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The Power of Azure ML and Power BI: Dataflows and Model Deployment


  • Learn about the integration capabilities of Power BI with Azure Machine Learning (ML)
  • Understand how to deploy machine learning models in a production environment



It’s not news anymore that Machine Learning (ML) models have excellent predictive capabilities. However,

With more power comes more responsibilities.

Although data scientists train a considerable amount of data to come up with predictions for the future, it is a challenge to present the results comprehensively. Moreover, it is a significant challenge to deploy the models in a production environment. While Azure helps you build powerful ML models without any coding, Power BI offers capabilities to incorporate insights from an ML model in BI reports.

In previous posts(links given at the end of the article), we have explored how Power BI can help businesses analyze data and how to create reports and dashboards in an undemanding manner. In this post, we will understand how to use Power BI and Azure ML to deploy results from an ML model.

This post assumes readers have a basic knowledge of ML models. To understand how ML models can be deployed in a production environment using Flask, you can read this fantastic introductory text:


Table of Contents

  1. What is Azure ML?
  2. Peep into the Azure ML Studio (Classic)
  3. Building and deploying the model as a web service
  4. Deploying the ML model from Azure ML platform to Power BI
  5. Visualizing the results to create actionable business insights


What is Azure ML?

Data scientists are well aware of the complex and gruesome pipeline of machine learning models. Firstly, solving a business problem starts with the formulation of the problem statement. Secondly, the team generates specific hypotheses to list down all possible variables affecting the objective. Then, data is extracted or collected from relevant sources.

In the next step, we perform data experimentation as a step-by-step process to derive insights on missing values, data distribution, and analysis commonly referred to as exploratory data analysis (EDA).  Fifth, we develop a set of predictive models with the evaluation of a relevant error metric for a train-test split using a preferred validation technique.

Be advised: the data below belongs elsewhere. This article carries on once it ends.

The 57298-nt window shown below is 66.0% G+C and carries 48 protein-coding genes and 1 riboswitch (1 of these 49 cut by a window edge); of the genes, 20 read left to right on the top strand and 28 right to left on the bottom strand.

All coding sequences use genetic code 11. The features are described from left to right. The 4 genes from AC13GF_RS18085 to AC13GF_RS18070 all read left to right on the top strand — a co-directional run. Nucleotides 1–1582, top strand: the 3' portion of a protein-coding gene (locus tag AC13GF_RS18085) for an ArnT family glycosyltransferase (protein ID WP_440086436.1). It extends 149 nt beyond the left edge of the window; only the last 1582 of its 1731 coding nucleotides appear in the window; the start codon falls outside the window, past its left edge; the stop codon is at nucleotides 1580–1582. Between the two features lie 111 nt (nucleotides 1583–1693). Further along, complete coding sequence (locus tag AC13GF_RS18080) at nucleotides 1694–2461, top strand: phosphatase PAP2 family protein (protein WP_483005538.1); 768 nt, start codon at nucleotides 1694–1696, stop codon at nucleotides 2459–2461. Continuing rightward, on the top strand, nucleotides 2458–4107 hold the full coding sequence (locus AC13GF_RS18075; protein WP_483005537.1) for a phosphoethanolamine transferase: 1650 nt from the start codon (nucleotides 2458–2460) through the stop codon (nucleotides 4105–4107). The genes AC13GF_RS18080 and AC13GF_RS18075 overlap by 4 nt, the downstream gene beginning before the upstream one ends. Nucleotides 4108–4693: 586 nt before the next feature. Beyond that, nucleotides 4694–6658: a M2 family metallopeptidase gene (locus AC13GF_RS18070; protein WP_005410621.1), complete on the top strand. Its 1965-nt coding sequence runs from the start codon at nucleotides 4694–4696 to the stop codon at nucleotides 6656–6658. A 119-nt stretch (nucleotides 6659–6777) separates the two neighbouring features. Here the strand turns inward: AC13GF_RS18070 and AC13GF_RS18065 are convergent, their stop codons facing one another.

Further, these models are tuned using hyperparameter to arrive at the optimal results. Finally, we select the best performing model for deployment with real-time scoring or batch scoring.

This task requires writing lines of codes in software like R or Python. However, Azure ML helps simplify this complex process of building predictive models.


Peep into the Azure ML Studio (Classic)

Azure ML Studio (classic) allows you to build, train, optimize, and deploy ML models using a GUI. It is a no-code environment. Therefore, you can create complex ML models for clustering, regression, classification, anomaly detection, and recommendation models as well as data, statistical, and text analysis.

Azure ML Studio (Classic)

You can build your ML models with a functional connection of graphs. Thus, even a beginner with just a theoretical background in machine learning can easily use it. Multiple tutorials are provided for the untrained. For instance, the screenshot below shows the comparison of two-class classification models to predict whether the income of an adult would be above or below $50,000 using socio-demographic variables as the features.